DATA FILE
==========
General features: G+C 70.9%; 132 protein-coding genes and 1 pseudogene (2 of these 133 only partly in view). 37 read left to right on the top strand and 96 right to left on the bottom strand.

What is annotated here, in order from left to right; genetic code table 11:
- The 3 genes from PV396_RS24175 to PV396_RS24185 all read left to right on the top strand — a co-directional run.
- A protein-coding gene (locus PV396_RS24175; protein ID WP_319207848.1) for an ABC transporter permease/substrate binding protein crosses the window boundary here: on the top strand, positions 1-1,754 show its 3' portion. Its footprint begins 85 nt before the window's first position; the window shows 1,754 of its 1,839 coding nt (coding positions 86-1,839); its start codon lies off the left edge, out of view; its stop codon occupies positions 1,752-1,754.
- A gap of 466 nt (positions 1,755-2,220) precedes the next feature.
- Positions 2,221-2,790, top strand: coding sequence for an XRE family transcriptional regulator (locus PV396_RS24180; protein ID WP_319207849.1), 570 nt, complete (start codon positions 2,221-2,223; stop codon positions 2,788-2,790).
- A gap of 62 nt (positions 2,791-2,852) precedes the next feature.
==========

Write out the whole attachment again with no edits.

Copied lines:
General features: G+C 70.9%; 132 protein-coding genes and 1 pseudogene (2 of these 133 only partly in view). 37 read left to right on the top strand and 96 right to left on the bottom strand.

What is annotated here, in order from left to right; genetic code table 11:
- The 3 genes from PV396_RS24175 to PV396_RS24185 all read left to right on the top strand — a co-directional run.
- A protein-coding gene (locus PV396_RS24175; protein ID WP_319207848.1) for an ABC transporter permease/substrate binding protein crosses the window boundary here: on the top strand, positions 1-1,754 show its 3' portion. Its footprint begins 85 nt before the window's first position; the window shows 1,754 of its 1,839 coding nt (coding positions 86-1,839); its start codon lies off the left edge, out of view; its stop codon occupies positions 1,752-1,754.
- A gap of 466 nt (positions 1,755-2,220) precedes the next feature.
- Positions 2,221-2,790, top strand: coding sequence for an XRE family transcriptional regulator (locus PV396_RS24180; protein ID WP_319207849.1), 570 nt, complete (start codon positions 2,221-2,223; stop codon positions 2,788-2,790).
- A gap of 62 nt (positions 2,791-2,852) precedes the next feature.